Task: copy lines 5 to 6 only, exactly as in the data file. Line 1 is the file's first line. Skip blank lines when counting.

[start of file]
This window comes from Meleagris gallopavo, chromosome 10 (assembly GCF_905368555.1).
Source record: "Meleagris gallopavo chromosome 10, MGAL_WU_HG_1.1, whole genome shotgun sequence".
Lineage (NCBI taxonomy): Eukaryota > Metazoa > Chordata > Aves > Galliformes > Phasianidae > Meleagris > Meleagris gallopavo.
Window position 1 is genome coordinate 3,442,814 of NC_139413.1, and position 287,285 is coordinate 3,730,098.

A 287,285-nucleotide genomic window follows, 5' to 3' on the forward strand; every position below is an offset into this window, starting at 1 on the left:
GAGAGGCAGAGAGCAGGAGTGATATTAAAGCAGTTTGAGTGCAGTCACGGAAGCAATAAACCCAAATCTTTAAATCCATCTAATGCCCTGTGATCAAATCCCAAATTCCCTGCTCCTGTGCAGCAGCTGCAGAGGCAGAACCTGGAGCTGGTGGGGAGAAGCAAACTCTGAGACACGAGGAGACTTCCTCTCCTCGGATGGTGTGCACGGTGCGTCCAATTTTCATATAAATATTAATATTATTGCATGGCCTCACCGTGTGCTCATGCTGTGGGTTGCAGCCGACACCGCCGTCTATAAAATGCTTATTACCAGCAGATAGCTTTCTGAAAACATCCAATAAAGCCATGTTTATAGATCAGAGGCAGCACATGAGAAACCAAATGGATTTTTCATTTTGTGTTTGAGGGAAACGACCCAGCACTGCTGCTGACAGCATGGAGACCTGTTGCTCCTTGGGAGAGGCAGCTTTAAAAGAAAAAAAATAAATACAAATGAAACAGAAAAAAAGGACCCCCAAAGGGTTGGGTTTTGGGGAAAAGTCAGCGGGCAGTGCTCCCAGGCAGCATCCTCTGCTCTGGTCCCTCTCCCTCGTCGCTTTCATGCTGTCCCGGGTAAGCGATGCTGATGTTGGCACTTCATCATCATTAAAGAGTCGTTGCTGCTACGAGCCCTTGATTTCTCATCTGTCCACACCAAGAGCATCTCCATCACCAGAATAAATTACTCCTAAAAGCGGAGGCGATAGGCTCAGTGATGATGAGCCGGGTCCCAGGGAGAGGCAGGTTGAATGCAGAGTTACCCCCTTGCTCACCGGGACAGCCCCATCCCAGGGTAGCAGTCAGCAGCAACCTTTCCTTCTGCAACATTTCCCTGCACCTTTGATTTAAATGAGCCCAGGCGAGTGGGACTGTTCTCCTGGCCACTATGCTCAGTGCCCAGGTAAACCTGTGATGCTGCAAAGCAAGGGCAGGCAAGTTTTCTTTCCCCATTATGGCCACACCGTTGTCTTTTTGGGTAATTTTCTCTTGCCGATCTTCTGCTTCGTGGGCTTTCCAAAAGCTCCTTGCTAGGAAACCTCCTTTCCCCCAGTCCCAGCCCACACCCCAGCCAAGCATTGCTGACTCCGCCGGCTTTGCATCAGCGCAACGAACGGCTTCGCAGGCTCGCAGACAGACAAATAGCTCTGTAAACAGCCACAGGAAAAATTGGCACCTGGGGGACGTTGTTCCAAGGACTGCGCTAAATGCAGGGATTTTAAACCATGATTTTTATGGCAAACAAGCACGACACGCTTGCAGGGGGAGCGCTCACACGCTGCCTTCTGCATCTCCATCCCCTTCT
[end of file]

A 287,285-nucleotide genomic window follows, 5' to 3' on the forward strand; every position below is an offset into this window, starting at 1 on the left:
GAGAGGCAGAGAGCAGGAGTGATATTAAAGCAGTTTGAGTGCAGTCACGGAAGCAATAAACCCAAATCTTTAAATCCATCTAATGCCCTGTGATCAAATCCCAAATTCCCTGCTCCTGTGCAGCAGCTGCAGAGGCAGAACCTGGAGCTGGTGGGGAGAAGCAAACTCTGAGACACGAGGAGACTTCCTCTCCTCGGATGGTGTGCACGGTGCGTCCAATTTTCATATAAATATTAATATTATTGCATGGCCTCACCGTGTGCTCATGCTGTGGGTTGCAGCCGACACCGCCGTCTATAAAATGCTTATTACCAGCAGATAGCTTTCTGAAAACATCCAATAAAGCCATGTTTATAGATCAGAGGCAGCACATGAGAAACCAAATGGATTTTTCATTTTGTGTTTGAGGGAAACGACCCAGCACTGCTGCTGACAGCATGGAGACCTGTTGCTCCTTGGGAGAGGCAGCTTTAAAAGAAAAAAAATAAATACAAATGAAACAGAAAAAAAGGACCCCCAAAGGGTTGGGTTTTGGGGAAAAGTCAGCGGGCAGTGCTCCCAGGCAGCATCCTCTGCTCTGGTCCCTCTCCCTCGTCGCTTTCATGCTGTCCCGGGTAAGCGATGCTGATGTTGGCACTTCATCATCATTAAAGAGTCGTTGCTGCTACGAGCCCTTGATTTCTCATCTGTCCACACCAAGAGCATCTCCATCACCAGAATAAATTACTCCTAAAAGCGGAGGCGATAGGCTCAGTGATGATGAGCCGGGTCCCAGGGAGAGGCAGGTTGAATGCAGAGTTACCCCCTTGCTCACCGGGACAGCCCCATCCCAGGGTAGCAGTCAGCAGCAACCTTTCCTTCTGCAACATTTCCCTGCACCTTTGATTTAAATGAGCCCAGGCGAGTGGGACTGTTCTCCTGGCCACTATGCTCAGTGCCCAGGTAAACCTGTGATGCTGCAAAGCAAGGGCAGGCAAGTTTTCTTTCCCCATTATGGCCACACCGTTGTCTTTTTGGGTAATTTTCTCTTGCCGATCTTCTGCTTCGTGGGCTTTCCAAAAGCTCCTTGCTAGGAAACCTCCTTTCCCCCAGTCCCAGCCCACACCCCAGCCAAGCATTGCTGACTCCGCCGGCTTTGCATCAGCGCAACGAACGGCTTCGCAGGCTCGCAGACAGACAAATAGCTCTGTAAACAGCCACAGGAAAAATTGGCACCTGGGGGACGTTGTTCCAAGGACTGCGCTAAATGCAGGGATTTTAAACCATGATTTTTATGGCAAACAAGCACGACACGCTTGCAGGGGGAGCGCTCACACGCTGCCTTCTGCATCTCCATCCCCTTCT